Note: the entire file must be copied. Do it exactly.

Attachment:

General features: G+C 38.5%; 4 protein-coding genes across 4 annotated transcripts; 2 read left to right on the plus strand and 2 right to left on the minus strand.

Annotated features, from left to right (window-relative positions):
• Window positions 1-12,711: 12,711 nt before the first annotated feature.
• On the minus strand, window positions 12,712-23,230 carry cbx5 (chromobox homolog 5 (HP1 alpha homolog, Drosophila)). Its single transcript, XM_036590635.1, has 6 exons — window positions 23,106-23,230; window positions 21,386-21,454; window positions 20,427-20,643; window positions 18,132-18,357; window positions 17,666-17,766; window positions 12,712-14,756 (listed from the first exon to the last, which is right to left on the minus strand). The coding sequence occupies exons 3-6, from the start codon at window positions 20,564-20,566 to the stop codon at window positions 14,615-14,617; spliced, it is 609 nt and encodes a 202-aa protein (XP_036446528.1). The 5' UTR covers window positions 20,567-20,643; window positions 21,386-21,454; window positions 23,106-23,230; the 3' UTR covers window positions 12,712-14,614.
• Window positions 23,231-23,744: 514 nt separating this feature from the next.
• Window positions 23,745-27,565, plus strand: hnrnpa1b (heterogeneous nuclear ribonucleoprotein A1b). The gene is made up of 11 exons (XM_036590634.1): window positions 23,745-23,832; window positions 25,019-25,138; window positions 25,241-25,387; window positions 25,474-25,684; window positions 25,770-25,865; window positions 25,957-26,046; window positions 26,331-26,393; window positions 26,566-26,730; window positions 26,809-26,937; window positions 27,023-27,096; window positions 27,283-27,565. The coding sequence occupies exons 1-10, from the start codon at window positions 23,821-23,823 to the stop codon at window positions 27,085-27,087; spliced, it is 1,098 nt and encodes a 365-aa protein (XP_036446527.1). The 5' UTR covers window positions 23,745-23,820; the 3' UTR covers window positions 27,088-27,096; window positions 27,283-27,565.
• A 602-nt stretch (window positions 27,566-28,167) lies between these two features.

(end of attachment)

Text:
General features: G+C 38.5%; 4 protein-coding genes across 4 annotated transcripts; 2 read left to right on the plus strand and 2 right to left on the minus strand.

Annotated features, from left to right (window-relative positions):
• Window positions 1-12,711: 12,711 nt before the first annotated feature.
• On the minus strand, window positions 12,712-23,230 carry cbx5 (chromobox homolog 5 (HP1 alpha homolog, Drosophila)). Its single transcript, XM_036590635.1, has 6 exons — window positions 23,106-23,230; window positions 21,386-21,454; window positions 20,427-20,643; window positions 18,132-18,357; window positions 17,666-17,766; window positions 12,712-14,756 (listed from the first exon to the last, which is right to left on the minus strand). The coding sequence occupies exons 3-6, from the start codon at window positions 20,564-20,566 to the stop codon at window positions 14,615-14,617; spliced, it is 609 nt and encodes a 202-aa protein (XP_036446528.1). The 5' UTR covers window positions 20,567-20,643; window positions 21,386-21,454; window positions 23,106-23,230; the 3' UTR covers window positions 12,712-14,614.
• Window positions 23,231-23,744: 514 nt separating this feature from the next.
• Window positions 23,745-27,565, plus strand: hnrnpa1b (heterogeneous nuclear ribonucleoprotein A1b). The gene is made up of 11 exons (XM_036590634.1): window positions 23,745-23,832; window positions 25,019-25,138; window positions 25,241-25,387; window positions 25,474-25,684; window positions 25,770-25,865; window positions 25,957-26,046; window positions 26,331-26,393; window positions 26,566-26,730; window positions 26,809-26,937; window positions 27,023-27,096; window positions 27,283-27,565. The coding sequence occupies exons 1-10, from the start codon at window positions 23,821-23,823 to the stop codon at window positions 27,085-27,087; spliced, it is 1,098 nt and encodes a 365-aa protein (XP_036446527.1). The 5' UTR covers window positions 23,745-23,820; the 3' UTR covers window positions 27,088-27,096; window positions 27,283-27,565.
• A 602-nt stretch (window positions 27,566-28,167) lies between these two features.